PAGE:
JoeP450

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Re: Let's Boost My Grafting Confidence!
« Reply #17 on: May 15, 2020, 08:07:03 AM »
Hey Kevin,

I feel annonas are pretty easy, Iíve been grafting atemoya and cherimoya onto reticulata and soursop rootstock using cleft grafts and zip tie method my est 80% success. How Iíve failed in past: do not water your newly grafted annonas with a hose carpet bombing method! Water seeps into parafilm then into graft union and rots your scion union! Instead I use a Home Depot 1 gallon pump sprayer with wand to direct water directly to roots so to avoid rotting the graft union. Here is a picture of my first approach graft I did, and my first jack fruit propagation, Excalibur red...I utilized zip ties....seem to use them for everything in garden from grafting to steaking and securing plants.

Best of luck man, grafting is an empowering skill.






spaugh

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Re: Let's Boost My Grafting Confidence!
« Reply #18 on: May 15, 2020, 10:15:14 AM »
Without a doubt, White Sapote and Loquat.
If you store the scion and root stock in the same room, you may return to find out you already have a take. :)

Is autumn (in zone 9b and above) a good time to graft loquat? since its a season of active growth? or is it better to wait for next spring?

You can graft loquat any time of year, it never goes dormant and isnt affect by heat or cold. 
Brad Spaugh

odin.9

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Re: Let's Boost My Grafting Confidence!
« Reply #19 on: May 15, 2020, 10:21:33 AM »
Iíve been grafting atemoya and cherimoya onto reticulata and soursop rootstock using cleft grafts and zip tie method my est 80% success.






how long before you remove the zip ties? I imagine there would be long-term damage if they were left on too long.

Kevin Jones

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Re: Let's Boost My Grafting Confidence!
« Reply #20 on: May 15, 2020, 10:24:38 AM »
Here's a few photos of my second attempt to graft my "Black Star" Suriname Cherries.
This is one of the more vigorous individuals.
I'm using clothes pins over the graft to reinforce the area.
Soft of like clamping a wood glue joint...seems to help.
The Eugenias have really hard wood.
Last year I attempted to graft a large lot of "Black Stars"... zero takes with tape alone. All duds.
Then I attempted to graft Eugenia Calycinas with tape and pins... Success!
This year I attempted the "Black Stars" again... with pins... Success!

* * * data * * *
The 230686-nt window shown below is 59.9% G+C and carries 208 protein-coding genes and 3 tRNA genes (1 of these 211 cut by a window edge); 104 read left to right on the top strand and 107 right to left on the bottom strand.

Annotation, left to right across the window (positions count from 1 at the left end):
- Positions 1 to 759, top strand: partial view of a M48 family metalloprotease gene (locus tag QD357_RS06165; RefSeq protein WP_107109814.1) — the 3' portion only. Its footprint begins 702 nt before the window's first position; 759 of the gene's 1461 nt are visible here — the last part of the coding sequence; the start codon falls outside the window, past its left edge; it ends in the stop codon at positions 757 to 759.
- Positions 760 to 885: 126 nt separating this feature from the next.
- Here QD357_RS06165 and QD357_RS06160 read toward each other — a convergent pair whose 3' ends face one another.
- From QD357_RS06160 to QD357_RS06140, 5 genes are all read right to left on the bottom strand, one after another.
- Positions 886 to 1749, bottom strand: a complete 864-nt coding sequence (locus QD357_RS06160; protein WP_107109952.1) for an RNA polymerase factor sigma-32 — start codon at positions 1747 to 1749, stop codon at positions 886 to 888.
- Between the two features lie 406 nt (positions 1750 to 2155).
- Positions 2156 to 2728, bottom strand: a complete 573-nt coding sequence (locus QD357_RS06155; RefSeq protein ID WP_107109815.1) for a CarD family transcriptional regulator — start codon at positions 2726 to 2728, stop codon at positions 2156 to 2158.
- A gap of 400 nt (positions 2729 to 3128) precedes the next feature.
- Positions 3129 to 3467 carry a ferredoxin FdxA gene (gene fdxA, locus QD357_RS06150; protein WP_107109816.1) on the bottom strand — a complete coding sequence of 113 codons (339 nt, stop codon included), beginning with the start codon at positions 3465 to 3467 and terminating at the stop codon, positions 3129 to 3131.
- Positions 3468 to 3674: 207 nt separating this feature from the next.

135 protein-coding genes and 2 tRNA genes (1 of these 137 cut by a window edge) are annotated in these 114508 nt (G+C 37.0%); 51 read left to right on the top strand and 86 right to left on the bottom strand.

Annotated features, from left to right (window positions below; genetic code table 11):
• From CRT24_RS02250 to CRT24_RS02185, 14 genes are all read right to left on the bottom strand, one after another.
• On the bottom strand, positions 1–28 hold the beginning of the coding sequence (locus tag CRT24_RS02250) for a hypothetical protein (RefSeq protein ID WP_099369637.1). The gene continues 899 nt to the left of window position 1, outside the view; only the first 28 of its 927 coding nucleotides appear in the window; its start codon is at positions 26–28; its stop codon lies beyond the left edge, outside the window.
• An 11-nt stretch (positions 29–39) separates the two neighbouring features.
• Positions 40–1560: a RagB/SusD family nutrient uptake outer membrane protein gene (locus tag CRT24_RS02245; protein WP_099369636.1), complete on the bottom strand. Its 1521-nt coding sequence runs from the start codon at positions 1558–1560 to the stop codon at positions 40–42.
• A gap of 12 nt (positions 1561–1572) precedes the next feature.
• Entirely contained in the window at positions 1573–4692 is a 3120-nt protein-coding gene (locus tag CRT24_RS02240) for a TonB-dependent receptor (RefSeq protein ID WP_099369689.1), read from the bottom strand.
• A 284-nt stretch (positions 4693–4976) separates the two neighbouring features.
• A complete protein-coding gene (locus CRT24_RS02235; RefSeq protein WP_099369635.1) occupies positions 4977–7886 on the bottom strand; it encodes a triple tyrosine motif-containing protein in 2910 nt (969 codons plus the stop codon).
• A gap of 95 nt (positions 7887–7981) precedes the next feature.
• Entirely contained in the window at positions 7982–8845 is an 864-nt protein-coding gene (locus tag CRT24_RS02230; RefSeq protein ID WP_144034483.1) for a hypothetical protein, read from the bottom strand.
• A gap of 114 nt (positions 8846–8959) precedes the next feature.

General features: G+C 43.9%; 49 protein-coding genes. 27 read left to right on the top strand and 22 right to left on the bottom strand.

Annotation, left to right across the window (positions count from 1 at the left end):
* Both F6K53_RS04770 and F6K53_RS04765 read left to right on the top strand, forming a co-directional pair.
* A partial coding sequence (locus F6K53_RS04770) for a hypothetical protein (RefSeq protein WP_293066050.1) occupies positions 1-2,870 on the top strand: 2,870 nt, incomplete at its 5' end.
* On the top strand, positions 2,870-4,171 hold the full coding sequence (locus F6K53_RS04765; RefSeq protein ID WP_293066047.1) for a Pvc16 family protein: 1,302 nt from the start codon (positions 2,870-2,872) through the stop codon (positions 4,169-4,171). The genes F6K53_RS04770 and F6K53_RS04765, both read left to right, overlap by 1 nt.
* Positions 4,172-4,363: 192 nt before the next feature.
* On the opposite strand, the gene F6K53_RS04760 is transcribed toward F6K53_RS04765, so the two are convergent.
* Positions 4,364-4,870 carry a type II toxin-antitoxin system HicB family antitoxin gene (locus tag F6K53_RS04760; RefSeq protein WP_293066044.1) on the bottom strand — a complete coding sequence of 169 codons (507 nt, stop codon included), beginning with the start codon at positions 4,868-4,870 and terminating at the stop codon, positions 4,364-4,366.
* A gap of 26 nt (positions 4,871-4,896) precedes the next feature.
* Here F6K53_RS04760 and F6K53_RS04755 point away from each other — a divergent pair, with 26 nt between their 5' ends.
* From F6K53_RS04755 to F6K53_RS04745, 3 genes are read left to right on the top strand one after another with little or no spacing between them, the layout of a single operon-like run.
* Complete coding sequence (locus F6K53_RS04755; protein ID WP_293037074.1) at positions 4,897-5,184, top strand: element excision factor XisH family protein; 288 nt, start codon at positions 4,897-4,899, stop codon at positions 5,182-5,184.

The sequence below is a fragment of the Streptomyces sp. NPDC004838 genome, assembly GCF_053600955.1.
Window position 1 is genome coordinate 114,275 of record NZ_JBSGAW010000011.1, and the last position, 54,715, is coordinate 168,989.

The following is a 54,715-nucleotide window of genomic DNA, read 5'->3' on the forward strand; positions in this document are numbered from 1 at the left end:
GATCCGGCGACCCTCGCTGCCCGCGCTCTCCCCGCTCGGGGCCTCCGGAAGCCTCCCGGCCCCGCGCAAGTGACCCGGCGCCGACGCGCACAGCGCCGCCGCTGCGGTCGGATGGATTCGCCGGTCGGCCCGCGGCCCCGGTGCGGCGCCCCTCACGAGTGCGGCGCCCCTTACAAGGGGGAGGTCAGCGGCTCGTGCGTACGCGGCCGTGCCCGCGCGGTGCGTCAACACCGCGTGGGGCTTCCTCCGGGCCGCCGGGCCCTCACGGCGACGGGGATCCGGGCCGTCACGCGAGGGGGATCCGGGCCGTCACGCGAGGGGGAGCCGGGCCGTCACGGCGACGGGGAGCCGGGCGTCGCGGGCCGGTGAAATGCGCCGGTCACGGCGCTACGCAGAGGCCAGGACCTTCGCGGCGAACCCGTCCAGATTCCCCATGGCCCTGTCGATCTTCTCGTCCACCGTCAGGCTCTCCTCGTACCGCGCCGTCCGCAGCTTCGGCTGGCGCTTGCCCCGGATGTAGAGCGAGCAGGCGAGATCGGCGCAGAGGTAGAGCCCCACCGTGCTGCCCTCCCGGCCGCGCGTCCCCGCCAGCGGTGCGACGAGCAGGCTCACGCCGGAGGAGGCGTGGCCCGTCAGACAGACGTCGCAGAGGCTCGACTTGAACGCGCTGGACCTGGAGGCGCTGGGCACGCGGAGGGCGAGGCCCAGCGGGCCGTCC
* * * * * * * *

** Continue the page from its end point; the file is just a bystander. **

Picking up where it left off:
I can't prove that the pins help... but they sure don't hurt:







Kevin Jones

CA Hockey

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Re: Let's Boost My Grafting Confidence!
« Reply #21 on: May 16, 2020, 07:18:48 AM »
Disagree re persimmons. I find them very easy to do... I have some to my 12 year old last year to teach him and he was 3/3 and I don't think the particularly cared, just wanted to be done so he could go back to what he wanted to do.

Apples are considered very forgiving - I taught my wife how to do several this past year with high success rate.

Figs are also forgiving, but easier to do for us in February or March when latex isn't so high but still great take rate.

Avos do well but are finicky and new growth is very susceptible to heat/high temps/heat waves

Stone fruit is also forgiving

Citrus has high success rate in spring and summer

Cherimoya also has high success rate.

Mangos are super forgiving for us in July and August

By forgiving, I mean high success despite your technique.

Good luck

JoeP450

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Re: Let's Boost My Grafting Confidence!
« Reply #22 on: May 16, 2020, 11:38:02 AM »
Iíve been grafting atemoya and cherimoya onto reticulata and soursop rootstock using cleft grafts and zip tie method my est 80% success.






how long before you remove the zip ties? I imagine there would be long-term damage if they were left on too long.

Hey Odin,

I started these approach grafts about 40 days ago then cut off main stem from mother tree. Plan is to cut of zip ties in another month. Iím going to steak them so wind does not stress the young graft union. I attempted 5 approach grafts 3 Excalibur red and two TM red, 2 Excalibur red and 1 TM red were successful. I used the zip ties to secure branch union then wrapped over the zip ties and graft cut with parafilm.

-joe

barath

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Re: Let's Boost My Grafting Confidence!
« Reply #23 on: May 17, 2020, 11:57:28 PM »
Disagree re persimmons. I find them very easy to do... I have some to my 12 year old last year to teach him and he was 3/3 and I don't think the particularly cared, just wanted to be done so he could go back to what he wanted to do.

Apples are considered very forgiving - I taught my wife how to do several this past year with high success rate.

Figs are also forgiving, but easier to do for us in February or March when latex isn't so high but still great take rate.

Avos do well but are finicky and new growth is very susceptible to heat/high temps/heat waves

Stone fruit is also forgiving

Citrus has high success rate in spring and summer

Cherimoya also has high success rate.

Mangos are super forgiving for us in July and August

By forgiving, I mean high success despite your technique.

Good luck

When did you do your persimmons?  I've only tried doing D. kaki on D. lotus during spring, and somehow the timing never worked and it didn't take...